ADMINISTRATORS acting for stricken department store group Watt Brothers have today said they are continuing to clear remaining stock and exploring options for the Scottish retailer.

The historic business, which was established in 1915, went into administration on October 18, resulting in 229 of its 306 staff immediately being made redundant. A further 19 people have since lost their jobs.

Ten stores were immediately closed but the outlet on Glasgow’s Sauchiehall Street has remained open to clear outstanding stock.

Administrators at KPMG said today that the talks with parties interested in acquiring the business are continuing, adding that trading on Sauchiehall Street is now expected to carry on into next month. Some 59 members of staff remain in post while the stock clearance sale carries on. All lines have now been reduced by up to 20%, the administrators said.

READ MORE: Watt Brothers goes into administration after 100 years

Blair Nimmo, joint administrator and UK head of restructuring at KPMG, said: "I want to thank the Watt Brothers staff who have worked tirelessly to assist with the stock replenishment and clearance. Throughout this process, we have been exploring a range of options and seeking the best possible outcome for the business, which is clearly close to the hearts of shoppers in Glasgow and throughout the central belt.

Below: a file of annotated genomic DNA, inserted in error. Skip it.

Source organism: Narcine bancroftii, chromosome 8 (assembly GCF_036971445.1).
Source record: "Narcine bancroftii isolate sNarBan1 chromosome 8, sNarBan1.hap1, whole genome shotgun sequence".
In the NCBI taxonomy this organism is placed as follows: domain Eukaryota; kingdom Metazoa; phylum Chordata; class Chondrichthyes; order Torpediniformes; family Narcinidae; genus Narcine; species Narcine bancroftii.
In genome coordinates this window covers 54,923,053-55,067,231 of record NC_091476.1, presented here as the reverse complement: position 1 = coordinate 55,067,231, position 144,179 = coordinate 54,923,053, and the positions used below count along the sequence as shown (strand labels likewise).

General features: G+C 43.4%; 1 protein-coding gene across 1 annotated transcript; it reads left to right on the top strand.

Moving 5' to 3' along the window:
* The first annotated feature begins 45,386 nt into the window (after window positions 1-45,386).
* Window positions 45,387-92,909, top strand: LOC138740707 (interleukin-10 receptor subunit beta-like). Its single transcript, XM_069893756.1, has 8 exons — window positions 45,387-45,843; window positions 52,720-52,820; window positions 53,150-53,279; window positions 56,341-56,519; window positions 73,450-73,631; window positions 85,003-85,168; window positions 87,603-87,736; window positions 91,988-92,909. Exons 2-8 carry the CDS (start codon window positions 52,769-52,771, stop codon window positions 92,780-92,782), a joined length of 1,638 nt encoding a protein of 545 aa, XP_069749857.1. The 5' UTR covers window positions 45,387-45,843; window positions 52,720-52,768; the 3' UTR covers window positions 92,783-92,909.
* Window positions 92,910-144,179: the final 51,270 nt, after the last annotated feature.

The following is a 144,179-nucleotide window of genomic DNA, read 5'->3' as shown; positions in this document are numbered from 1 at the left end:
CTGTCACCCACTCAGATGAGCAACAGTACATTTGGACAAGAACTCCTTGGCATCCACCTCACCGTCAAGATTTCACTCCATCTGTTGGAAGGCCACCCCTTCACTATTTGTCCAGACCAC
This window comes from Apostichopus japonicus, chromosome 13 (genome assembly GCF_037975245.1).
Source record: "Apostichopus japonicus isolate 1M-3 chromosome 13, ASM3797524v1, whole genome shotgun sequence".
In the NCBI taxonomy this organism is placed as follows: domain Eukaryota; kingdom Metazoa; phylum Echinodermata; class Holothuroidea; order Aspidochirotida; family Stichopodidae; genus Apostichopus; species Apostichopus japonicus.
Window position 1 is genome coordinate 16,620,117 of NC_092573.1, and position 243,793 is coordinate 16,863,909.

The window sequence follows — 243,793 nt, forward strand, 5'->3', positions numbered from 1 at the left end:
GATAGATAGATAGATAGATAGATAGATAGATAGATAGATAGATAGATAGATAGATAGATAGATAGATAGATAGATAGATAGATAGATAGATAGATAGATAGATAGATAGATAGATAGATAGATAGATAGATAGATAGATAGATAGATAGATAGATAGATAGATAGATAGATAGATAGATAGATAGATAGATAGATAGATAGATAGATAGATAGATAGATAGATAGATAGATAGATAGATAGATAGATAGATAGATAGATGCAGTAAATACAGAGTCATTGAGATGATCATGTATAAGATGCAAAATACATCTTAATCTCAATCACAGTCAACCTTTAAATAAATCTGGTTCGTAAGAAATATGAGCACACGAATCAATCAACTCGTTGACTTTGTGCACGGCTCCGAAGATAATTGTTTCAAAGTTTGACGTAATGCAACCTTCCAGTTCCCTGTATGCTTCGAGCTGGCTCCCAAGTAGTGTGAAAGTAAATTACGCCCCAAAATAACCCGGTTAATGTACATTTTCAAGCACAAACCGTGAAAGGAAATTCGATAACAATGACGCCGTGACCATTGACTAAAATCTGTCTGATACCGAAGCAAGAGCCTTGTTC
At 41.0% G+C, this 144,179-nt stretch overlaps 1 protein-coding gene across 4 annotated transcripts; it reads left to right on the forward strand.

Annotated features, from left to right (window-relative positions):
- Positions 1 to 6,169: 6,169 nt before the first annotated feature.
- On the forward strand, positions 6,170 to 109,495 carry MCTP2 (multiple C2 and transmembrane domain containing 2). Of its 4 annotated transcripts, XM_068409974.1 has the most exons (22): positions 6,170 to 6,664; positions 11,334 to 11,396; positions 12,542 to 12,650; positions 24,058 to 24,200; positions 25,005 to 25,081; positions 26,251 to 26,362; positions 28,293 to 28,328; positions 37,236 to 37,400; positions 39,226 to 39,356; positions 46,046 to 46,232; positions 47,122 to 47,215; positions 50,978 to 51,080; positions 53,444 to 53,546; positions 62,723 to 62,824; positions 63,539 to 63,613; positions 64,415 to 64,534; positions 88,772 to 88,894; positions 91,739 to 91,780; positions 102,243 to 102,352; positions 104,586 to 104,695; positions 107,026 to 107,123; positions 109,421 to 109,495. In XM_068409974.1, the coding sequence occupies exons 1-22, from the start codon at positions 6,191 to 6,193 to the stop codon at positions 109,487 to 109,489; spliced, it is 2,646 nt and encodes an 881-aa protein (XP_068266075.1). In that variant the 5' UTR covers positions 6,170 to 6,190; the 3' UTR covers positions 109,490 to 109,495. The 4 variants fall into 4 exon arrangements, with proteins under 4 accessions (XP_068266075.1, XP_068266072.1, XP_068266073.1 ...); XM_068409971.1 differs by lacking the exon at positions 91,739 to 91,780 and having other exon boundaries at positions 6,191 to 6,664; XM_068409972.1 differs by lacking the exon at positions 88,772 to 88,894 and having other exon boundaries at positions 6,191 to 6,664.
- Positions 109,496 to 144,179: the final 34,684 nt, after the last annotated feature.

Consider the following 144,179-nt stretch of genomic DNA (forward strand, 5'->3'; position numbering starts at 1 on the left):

“We are working closely with Skills Development Scotland, via their PACE team, and JobCentre Plus to support the staff who have been made redundant, and we would encourage any party who has an interest in acquiring the business and its assets to contact us as soon as possible.”

The administrators said in October that Watt Brothers had been able to increase turnover year on year, with sales peaking at £24m in 2018. However pressure on margins, sparked by the growth in online retailing and the broader downturn on the high street, dragged it into the red.

An attempt to secure new investment proved to be unsuccessful.

The strain facing high street retailers was underlined this week when Mothercare went into administration, with an expected loss of 2,800 jobs.